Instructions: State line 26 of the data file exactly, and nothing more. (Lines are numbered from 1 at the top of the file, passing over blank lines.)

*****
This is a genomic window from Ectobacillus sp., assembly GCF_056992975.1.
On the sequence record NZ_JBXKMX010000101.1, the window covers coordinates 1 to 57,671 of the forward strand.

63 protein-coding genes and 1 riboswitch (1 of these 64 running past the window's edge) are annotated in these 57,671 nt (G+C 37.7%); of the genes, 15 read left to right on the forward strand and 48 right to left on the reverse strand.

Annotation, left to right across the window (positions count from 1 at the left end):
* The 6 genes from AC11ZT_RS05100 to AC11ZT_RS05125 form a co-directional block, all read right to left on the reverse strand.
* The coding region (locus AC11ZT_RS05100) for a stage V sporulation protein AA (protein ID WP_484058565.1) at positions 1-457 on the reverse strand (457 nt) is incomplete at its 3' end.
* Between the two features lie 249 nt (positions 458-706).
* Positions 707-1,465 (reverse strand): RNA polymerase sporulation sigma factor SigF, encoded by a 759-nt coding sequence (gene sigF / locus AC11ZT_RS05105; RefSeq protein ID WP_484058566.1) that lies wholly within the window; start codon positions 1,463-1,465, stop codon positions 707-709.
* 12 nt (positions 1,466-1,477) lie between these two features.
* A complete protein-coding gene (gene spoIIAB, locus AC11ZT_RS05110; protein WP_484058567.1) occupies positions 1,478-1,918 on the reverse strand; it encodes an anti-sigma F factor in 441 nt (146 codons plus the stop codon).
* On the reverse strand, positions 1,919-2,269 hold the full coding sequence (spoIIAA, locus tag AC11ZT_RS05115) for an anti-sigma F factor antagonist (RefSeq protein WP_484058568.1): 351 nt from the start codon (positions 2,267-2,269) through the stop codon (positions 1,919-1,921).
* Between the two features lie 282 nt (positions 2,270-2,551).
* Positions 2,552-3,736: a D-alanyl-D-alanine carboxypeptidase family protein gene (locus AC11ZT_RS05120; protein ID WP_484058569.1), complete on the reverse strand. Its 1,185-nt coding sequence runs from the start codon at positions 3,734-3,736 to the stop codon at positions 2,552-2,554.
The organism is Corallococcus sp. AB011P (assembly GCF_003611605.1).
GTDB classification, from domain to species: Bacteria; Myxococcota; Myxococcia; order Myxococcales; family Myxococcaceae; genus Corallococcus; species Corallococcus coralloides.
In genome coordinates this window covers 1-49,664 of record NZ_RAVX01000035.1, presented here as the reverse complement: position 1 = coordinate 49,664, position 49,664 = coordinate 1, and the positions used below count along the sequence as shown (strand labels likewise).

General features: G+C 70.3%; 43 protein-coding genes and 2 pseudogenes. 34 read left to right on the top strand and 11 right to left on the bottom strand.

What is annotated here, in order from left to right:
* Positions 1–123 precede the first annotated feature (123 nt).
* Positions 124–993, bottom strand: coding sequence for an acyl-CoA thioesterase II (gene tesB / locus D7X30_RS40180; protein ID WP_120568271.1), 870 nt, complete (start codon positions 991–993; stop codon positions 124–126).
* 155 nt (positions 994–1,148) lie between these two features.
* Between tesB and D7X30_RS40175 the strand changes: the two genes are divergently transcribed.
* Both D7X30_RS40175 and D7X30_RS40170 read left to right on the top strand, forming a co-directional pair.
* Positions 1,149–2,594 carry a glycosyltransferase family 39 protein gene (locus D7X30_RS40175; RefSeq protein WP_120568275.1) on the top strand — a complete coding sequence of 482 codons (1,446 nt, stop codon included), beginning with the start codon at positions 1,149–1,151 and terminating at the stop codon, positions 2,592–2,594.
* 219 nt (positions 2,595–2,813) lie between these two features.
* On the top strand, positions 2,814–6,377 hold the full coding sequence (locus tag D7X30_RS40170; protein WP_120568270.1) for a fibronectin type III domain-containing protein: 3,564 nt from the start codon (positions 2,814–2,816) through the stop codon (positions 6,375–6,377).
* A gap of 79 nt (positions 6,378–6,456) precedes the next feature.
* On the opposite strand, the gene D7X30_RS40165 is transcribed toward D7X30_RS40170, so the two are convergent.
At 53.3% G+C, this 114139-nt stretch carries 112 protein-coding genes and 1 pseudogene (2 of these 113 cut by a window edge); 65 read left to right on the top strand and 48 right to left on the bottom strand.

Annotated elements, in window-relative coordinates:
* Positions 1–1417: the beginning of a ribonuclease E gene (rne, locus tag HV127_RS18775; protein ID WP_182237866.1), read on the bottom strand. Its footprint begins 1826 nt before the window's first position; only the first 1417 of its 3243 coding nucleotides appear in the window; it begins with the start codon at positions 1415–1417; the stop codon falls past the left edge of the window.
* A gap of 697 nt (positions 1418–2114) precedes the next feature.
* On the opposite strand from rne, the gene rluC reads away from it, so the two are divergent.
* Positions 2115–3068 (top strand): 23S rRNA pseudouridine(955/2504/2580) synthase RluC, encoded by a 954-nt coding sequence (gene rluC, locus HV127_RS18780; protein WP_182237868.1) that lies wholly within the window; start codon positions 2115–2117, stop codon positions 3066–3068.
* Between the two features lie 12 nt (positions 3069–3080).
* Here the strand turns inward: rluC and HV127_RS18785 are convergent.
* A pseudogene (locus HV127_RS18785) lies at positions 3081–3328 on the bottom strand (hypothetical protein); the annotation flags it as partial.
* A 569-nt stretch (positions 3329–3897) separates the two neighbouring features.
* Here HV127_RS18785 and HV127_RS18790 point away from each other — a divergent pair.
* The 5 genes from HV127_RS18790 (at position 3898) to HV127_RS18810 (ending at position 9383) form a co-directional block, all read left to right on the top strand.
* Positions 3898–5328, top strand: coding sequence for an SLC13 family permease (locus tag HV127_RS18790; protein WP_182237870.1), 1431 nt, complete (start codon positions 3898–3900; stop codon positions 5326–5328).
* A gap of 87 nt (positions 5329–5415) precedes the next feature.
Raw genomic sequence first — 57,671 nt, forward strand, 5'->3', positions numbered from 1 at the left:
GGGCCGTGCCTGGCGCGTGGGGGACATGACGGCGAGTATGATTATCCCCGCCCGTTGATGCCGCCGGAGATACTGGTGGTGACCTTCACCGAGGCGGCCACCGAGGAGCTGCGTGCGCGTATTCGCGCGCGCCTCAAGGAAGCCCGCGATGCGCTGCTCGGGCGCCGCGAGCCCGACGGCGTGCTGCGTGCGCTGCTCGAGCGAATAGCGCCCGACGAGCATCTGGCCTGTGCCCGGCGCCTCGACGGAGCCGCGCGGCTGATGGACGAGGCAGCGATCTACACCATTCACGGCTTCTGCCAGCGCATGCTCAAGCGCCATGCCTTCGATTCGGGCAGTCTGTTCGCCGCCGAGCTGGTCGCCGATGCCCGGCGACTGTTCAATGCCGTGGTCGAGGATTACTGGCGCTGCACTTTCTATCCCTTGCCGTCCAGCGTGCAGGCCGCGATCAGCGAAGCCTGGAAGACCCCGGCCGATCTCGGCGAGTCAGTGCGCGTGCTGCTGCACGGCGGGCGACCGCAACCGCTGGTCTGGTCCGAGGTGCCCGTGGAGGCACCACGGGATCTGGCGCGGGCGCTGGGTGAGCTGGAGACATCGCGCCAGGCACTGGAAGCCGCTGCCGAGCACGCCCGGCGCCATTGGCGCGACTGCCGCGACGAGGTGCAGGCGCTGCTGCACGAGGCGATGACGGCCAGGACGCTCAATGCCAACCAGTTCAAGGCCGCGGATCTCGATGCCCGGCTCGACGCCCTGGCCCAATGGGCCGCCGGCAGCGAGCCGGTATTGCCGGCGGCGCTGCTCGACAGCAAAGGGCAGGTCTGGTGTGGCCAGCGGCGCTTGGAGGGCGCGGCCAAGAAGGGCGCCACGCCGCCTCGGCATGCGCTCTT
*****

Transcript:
* On the top strand, positions 2,814–6,377 hold the full coding sequence (locus tag D7X30_RS40170; protein WP_120568270.1) for a fibronectin type III domain-containing protein: 3,564 nt from the start codon (positions 2,814–2,816) through the stop codon (positions 6,375–6,377).